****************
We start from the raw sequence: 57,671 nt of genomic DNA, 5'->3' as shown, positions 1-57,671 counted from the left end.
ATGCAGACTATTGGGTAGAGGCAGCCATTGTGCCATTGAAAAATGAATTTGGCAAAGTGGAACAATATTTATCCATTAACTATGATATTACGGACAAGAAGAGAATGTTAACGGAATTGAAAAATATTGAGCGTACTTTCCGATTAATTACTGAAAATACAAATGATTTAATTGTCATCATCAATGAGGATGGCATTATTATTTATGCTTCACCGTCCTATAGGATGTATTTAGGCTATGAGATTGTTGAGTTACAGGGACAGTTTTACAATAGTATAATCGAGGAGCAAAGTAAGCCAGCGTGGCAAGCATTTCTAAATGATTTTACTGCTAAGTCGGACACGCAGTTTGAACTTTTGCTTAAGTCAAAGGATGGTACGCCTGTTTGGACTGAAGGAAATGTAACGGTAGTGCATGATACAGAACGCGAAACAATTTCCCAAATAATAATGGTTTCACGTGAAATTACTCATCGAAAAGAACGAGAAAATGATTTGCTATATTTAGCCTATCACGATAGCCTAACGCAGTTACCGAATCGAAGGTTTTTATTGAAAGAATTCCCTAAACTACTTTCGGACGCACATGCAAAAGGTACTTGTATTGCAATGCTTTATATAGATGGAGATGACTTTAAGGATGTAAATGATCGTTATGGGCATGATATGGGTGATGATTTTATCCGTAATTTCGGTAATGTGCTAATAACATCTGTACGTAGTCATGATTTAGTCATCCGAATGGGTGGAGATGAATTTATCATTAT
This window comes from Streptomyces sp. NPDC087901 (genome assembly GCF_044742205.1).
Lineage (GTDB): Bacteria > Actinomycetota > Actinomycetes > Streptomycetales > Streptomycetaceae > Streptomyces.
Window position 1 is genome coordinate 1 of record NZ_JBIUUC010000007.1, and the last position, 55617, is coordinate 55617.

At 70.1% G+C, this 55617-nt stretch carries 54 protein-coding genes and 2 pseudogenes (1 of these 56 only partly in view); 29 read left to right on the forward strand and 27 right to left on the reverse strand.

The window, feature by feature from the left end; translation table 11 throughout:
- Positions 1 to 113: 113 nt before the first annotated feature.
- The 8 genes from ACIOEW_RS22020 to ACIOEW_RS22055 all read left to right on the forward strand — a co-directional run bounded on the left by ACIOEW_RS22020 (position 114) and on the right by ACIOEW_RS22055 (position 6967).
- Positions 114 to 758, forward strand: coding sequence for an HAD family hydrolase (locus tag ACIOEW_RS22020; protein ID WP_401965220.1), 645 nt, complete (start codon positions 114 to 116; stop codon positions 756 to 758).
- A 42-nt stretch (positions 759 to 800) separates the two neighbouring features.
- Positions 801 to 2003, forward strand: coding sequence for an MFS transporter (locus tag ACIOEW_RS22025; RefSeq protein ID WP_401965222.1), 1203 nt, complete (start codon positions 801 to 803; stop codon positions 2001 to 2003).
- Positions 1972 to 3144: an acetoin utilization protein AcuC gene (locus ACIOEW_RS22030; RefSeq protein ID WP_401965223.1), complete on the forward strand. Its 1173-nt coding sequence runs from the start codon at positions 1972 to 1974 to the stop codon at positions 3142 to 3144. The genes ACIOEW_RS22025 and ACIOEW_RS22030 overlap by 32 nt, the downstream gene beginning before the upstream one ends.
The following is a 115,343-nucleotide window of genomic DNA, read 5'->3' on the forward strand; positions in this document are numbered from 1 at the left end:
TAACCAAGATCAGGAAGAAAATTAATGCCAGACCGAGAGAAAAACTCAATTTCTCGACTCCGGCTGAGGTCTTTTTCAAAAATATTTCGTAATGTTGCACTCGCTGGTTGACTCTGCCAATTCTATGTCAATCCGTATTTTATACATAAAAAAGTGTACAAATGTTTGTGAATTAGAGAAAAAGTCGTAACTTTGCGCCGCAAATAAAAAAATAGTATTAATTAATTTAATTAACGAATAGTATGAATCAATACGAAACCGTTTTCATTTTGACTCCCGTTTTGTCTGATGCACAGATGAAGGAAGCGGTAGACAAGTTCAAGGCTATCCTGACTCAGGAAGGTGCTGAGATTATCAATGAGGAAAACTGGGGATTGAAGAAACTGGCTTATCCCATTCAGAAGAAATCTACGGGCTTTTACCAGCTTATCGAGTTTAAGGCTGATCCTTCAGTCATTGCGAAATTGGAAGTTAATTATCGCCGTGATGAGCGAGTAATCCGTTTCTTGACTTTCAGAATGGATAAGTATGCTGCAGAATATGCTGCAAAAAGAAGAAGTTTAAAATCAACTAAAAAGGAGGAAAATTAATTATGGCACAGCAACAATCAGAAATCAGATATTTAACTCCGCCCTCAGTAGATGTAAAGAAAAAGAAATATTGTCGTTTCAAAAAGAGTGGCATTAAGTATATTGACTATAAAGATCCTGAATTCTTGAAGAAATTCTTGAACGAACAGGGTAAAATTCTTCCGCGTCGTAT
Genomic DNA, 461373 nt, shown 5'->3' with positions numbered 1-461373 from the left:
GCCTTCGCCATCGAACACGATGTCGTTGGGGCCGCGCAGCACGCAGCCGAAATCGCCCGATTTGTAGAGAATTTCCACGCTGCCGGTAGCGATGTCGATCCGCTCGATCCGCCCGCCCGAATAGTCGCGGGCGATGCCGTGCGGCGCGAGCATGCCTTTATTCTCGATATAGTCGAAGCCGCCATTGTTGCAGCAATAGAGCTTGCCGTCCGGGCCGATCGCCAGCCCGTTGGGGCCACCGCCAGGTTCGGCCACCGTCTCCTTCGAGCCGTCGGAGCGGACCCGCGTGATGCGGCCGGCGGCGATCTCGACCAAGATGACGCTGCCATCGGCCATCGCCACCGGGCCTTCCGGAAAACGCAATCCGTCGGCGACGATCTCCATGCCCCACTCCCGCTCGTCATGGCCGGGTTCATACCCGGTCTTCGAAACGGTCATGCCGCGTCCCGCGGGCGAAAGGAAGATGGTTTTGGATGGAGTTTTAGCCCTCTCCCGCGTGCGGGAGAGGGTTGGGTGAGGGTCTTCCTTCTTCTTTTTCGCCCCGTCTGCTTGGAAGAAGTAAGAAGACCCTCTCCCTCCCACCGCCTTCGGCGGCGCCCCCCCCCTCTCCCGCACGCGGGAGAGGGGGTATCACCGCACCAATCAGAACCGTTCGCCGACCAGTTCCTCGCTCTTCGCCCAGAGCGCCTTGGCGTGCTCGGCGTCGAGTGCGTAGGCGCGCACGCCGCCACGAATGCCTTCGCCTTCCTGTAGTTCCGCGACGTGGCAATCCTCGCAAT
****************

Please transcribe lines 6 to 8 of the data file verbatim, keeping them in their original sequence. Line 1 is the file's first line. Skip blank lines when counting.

At 70.1% G+C, this 55617-nt stretch carries 54 protein-coding genes and 2 pseudogenes (1 of these 56 only partly in view); 29 read left to right on the forward strand and 27 right to left on the reverse strand.

The window, feature by feature from the left end; translation table 11 throughout:
- Positions 1 to 113: 113 nt before the first annotated feature.